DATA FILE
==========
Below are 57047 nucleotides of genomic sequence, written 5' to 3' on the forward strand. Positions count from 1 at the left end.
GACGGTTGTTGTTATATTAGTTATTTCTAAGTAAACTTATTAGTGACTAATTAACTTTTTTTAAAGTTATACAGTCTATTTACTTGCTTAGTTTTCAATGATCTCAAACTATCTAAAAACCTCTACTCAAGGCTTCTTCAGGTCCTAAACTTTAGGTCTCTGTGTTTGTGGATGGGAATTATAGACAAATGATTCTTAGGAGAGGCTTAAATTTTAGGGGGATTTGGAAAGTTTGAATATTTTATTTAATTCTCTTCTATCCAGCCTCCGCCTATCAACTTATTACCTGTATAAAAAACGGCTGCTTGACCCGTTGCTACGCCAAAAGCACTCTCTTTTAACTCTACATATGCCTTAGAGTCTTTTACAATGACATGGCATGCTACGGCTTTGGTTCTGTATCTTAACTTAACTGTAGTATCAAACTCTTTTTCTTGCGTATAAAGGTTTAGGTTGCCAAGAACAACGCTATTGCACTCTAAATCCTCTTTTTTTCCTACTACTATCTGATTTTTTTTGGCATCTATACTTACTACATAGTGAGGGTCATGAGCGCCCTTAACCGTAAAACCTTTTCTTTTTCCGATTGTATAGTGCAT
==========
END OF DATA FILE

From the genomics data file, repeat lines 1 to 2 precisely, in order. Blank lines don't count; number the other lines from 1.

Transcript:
Below are 57047 nucleotides of genomic sequence, written 5' to 3' on the forward strand. Positions count from 1 at the left end.
GACGGTTGTTGTTATATTAGTTATTTCTAAGTAAACTTATTAGTGACTAATTAACTTTTTTTAAAGTTATACAGTCTATTTACTTGCTTAGTTTTCAATGATCTCAAACTATCTAAAAACCTCTACTCAAGGCTTCTTCAGGTCCTAAACTTTAGGTCTCTGTGTTTGTGGATGGGAATTATAGACAAATGATTCTTAGGAGAGGCTTAAATTTTAGGGGGATTTGGAAAGTTTGAATATTTTATTTAATTCTCTTCTATCCAGCCTCCGCCTATCAACTTATTACCTGTATAAAAAACGGCTGCTTGACCCGTTGCTACGCCAAAAGCACTCTCTTTTAACTCTACATATGCCTTAGAGTCTTTTACAATGACATGGCATGCTACGGCTTTGGTTCTGTATCTTAACTTAACTGTAGTATCAAACTCTTTTTCTTGCGTATAAAGGTTTAGGTTGCCAAGAACAACGCTATTGCACTCTAAATCCTCTTTTTTTCCTACTACTATCTGATTTTTTTTGGCATCTATACTTACTACATAGTGAGGGTCATGAGCGCCCTTAACCGTAAAACCTTTTCTTTTTCCGATTGTATAGTGCAT